25 His (Job’s) flesh shall be fresher than a child's: he (Job) shall return to the days of his youth (i.e “be Born Again”):

26 He (Job) shall pray unto God, and he (God the Father) will be favourable unto him (Job): and he (Job) shall see his (Christ’s) face with joy: for he (Christ) will render unto man (Job) his (Christ’s) righteousness.

Then, the next two verses summarize and restate the message in the above verses.

27 He (God) looketh upon men (Job), and if any say, I have sinned, and perverted that which was right, and it profited me (Job) not;

28 He (Christ) will deliver his (Job’s) soul from going into the pit, and his (Job’s) life shall see the light (Holy Spirit).

But this concept is not just a New Testament perspective. This is how God has always dealt with man.

29 Lo, all these things worketh God oftentimes with man,

30 To bring back his (Job’s/man’s) soul from the pit, to be enlightened with the light of the living (Holy Spirit).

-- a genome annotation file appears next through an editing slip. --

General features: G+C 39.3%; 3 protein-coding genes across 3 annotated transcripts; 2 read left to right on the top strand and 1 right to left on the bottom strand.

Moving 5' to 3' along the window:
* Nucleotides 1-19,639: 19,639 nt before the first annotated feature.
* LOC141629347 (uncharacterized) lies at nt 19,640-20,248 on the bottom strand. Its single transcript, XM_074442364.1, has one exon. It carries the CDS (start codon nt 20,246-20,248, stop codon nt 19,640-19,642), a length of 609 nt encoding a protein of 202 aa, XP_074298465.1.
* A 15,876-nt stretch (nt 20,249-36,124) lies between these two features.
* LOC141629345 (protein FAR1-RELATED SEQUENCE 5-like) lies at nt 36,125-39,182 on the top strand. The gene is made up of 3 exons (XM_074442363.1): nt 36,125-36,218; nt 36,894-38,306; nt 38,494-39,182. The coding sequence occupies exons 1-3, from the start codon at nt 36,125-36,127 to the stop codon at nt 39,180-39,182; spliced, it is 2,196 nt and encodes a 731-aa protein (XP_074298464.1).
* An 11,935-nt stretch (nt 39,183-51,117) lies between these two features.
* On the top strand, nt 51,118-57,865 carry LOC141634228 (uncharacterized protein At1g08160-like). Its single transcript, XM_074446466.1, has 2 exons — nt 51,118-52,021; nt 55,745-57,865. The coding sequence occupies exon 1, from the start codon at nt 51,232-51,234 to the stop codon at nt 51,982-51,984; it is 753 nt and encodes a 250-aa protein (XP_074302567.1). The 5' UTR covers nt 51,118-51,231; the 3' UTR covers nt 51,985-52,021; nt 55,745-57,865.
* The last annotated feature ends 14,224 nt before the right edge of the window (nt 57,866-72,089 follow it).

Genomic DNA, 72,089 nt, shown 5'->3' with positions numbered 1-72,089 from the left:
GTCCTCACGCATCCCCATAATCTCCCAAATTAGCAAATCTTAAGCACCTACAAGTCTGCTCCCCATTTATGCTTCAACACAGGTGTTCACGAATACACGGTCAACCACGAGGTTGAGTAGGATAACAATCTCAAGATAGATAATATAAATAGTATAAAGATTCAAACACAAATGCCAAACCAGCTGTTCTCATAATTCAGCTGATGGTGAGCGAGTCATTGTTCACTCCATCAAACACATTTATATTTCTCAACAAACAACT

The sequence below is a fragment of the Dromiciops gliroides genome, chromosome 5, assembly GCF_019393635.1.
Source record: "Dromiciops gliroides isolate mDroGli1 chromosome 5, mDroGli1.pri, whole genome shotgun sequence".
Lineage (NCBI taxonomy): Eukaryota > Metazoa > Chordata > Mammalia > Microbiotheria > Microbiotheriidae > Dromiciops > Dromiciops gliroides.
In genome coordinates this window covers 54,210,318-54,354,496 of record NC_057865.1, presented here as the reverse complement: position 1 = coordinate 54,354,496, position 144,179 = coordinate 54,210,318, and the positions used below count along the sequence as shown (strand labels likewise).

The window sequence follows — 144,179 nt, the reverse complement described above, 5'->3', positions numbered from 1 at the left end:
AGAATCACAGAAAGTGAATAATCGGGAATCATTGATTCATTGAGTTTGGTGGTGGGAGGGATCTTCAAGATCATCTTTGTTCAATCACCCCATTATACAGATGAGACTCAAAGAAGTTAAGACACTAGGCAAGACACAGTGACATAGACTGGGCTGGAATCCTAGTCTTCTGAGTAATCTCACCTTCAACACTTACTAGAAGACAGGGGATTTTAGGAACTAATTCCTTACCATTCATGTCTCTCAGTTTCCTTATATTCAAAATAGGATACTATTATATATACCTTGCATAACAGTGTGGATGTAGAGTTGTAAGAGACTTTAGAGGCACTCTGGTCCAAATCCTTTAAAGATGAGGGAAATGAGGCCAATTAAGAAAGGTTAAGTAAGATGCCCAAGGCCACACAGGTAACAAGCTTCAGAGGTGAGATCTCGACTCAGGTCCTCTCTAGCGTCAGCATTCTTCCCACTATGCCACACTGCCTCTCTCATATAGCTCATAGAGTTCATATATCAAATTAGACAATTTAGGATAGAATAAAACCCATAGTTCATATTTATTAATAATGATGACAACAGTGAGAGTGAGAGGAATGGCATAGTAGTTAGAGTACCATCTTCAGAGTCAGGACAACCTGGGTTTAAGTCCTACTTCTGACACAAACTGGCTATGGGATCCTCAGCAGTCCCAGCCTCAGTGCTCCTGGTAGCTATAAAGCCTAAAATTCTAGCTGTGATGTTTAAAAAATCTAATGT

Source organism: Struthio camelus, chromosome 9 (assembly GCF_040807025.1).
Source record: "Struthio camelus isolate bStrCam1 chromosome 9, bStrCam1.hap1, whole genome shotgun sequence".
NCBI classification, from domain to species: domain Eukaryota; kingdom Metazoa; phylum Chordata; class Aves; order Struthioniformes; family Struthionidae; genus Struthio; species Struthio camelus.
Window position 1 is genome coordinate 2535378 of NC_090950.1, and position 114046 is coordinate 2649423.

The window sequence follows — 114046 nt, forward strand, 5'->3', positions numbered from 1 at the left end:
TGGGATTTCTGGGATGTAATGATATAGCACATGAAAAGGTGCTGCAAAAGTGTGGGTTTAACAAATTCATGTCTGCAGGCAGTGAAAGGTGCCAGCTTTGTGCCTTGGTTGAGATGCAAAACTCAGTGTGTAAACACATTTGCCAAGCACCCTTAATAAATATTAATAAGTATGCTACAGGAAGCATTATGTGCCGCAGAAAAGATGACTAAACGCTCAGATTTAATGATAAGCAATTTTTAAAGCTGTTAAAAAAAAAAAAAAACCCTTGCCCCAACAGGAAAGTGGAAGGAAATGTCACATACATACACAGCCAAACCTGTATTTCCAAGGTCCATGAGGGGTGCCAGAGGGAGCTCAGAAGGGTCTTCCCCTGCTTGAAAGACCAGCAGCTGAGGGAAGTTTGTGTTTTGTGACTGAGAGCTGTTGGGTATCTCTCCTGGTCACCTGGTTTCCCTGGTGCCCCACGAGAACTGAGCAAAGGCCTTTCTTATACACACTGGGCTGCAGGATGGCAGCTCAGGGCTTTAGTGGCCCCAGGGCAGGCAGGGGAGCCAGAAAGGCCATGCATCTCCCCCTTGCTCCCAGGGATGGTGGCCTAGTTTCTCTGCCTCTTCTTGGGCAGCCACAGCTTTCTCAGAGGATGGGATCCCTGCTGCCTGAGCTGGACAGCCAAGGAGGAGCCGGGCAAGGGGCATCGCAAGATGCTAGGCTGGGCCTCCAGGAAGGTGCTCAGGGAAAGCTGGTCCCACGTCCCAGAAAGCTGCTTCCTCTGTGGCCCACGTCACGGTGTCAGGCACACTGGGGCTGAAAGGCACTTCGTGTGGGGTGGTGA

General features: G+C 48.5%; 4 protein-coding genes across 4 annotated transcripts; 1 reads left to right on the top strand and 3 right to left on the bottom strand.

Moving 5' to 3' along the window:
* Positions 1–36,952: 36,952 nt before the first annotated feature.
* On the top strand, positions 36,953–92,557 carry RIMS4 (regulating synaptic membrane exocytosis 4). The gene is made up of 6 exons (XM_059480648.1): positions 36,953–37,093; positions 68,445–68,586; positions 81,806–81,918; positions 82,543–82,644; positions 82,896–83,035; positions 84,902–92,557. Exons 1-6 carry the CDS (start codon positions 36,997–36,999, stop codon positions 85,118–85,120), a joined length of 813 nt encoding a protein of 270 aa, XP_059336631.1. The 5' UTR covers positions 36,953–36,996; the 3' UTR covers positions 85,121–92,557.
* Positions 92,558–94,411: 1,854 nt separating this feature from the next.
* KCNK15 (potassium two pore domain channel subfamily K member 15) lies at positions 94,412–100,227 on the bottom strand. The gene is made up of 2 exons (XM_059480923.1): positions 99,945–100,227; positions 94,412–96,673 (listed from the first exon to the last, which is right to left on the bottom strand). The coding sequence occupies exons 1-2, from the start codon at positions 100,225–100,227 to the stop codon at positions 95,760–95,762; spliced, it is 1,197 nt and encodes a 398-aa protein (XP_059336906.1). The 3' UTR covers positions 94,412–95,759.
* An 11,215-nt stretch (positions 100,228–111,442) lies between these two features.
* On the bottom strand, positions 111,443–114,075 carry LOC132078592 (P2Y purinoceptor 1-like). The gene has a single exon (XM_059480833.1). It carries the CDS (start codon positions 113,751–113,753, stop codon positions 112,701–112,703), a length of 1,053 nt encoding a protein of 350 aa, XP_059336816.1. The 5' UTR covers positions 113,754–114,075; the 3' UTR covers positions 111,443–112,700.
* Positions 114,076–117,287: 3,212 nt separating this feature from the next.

Verses 23-26 are prophetic in nature as it would be hard to come to a full understanding of these verses without prior knowledge of the death, burial, resurrection, and ascension of Christ. But if this interpretation is correct, there is probably no clearer explanation of salvation anywhere in the bible other than the “Romans Road”. However, here the message is presented in one neat grouping instead of being pulled from various areas of Romans.

Verses 27-30 are a bit more straightforward and summarize and restate the same actions of vss23-26 but are timeless, not necessarily relying on a (fore)knowledge of Christ.

Elihu’s statement to “mark well” in v31 serves to reinforce the fact that this is the message Job needs to consider and this is the thing he is trying to make clear to Job. It is not to belittle Job. His intent is to justify Job, vs32. He gives Job a chance to respond to the Gospel in vs32. But Job is not ready to repent of his self-righteousness, so Elihu admonishes him to continue listening in his “If not” statement. Although Job is not ready to have a change of heart, he is still willing to listen, which is a testimony of Job’s patience.

Job never does respond to Elihu’s call here, but he finally does to God, in repentance, at the beginning of Chapter 42.